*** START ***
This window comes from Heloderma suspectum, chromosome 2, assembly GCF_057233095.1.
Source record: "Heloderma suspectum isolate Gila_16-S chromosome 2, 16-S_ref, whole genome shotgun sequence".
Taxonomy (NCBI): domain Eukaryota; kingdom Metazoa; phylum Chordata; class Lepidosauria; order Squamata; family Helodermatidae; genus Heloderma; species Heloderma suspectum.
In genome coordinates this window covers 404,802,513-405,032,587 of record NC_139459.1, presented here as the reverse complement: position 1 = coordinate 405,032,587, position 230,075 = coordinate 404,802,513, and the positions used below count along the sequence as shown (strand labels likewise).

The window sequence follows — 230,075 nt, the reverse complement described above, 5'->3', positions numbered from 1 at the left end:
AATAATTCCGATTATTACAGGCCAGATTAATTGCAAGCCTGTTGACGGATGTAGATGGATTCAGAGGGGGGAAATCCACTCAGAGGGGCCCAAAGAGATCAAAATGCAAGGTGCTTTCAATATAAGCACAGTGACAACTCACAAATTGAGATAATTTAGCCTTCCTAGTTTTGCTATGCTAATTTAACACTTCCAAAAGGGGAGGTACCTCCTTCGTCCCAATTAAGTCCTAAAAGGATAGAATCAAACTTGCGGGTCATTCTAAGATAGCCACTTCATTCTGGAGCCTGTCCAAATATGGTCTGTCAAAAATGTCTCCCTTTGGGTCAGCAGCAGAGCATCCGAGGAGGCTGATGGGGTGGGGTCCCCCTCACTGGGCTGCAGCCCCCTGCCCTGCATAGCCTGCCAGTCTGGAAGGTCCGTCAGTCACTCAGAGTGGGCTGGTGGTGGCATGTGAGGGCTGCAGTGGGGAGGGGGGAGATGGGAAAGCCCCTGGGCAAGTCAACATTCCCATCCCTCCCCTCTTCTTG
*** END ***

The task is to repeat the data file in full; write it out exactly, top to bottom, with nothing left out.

This window comes from Heloderma suspectum, chromosome 2, assembly GCF_057233095.1.
Source record: "Heloderma suspectum isolate Gila_16-S chromosome 2, 16-S_ref, whole genome shotgun sequence".
Taxonomy (NCBI): domain Eukaryota; kingdom Metazoa; phylum Chordata; class Lepidosauria; order Squamata; family Helodermatidae; genus Heloderma; species Heloderma suspectum.
In genome coordinates this window covers 404,802,513-405,032,587 of record NC_139459.1, presented here as the reverse complement: position 1 = coordinate 405,032,587, position 230,075 = coordinate 404,802,513, and the positions used below count along the sequence as shown (strand labels likewise).

The window sequence follows — 230,075 nt, the reverse complement described above, 5'->3', positions numbered from 1 at the left end:
AATAATTCCGATTATTACAGGCCAGATTAATTGCAAGCCTGTTGACGGATGTAGATGGATTCAGAGGGGGGAAATCCACTCAGAGGGGCCCAAAGAGATCAAAATGCAAGGTGCTTTCAATATAAGCACAGTGACAACTCACAAATTGAGATAATTTAGCCTTCCTAGTTTTGCTATGCTAATTTAACACTTCCAAAAGGGGAGGTACCTCCTTCGTCCCAATTAAGTCCTAAAAGGATAGAATCAAACTTGCGGGTCATTCTAAGATAGCCACTTCATTCTGGAGCCTGTCCAAATATGGTCTGTCAAAAATGTCTCCCTTTGGGTCAGCAGCAGAGCATCCGAGGAGGCTGATGGGGTGGGGTCCCCCTCACTGGGCTGCAGCCCCCTGCCCTGCATAGCCTGCCAGTCTGGAAGGTCCGTCAGTCACTCAGAGTGGGCTGGTGGTGGCATGTGAGGGCTGCAGTGGGGAGGGGGGAGATGGGAAAGCCCCTGGGCAAGTCAACATTCCCATCCCTCCCCTCTTCTTG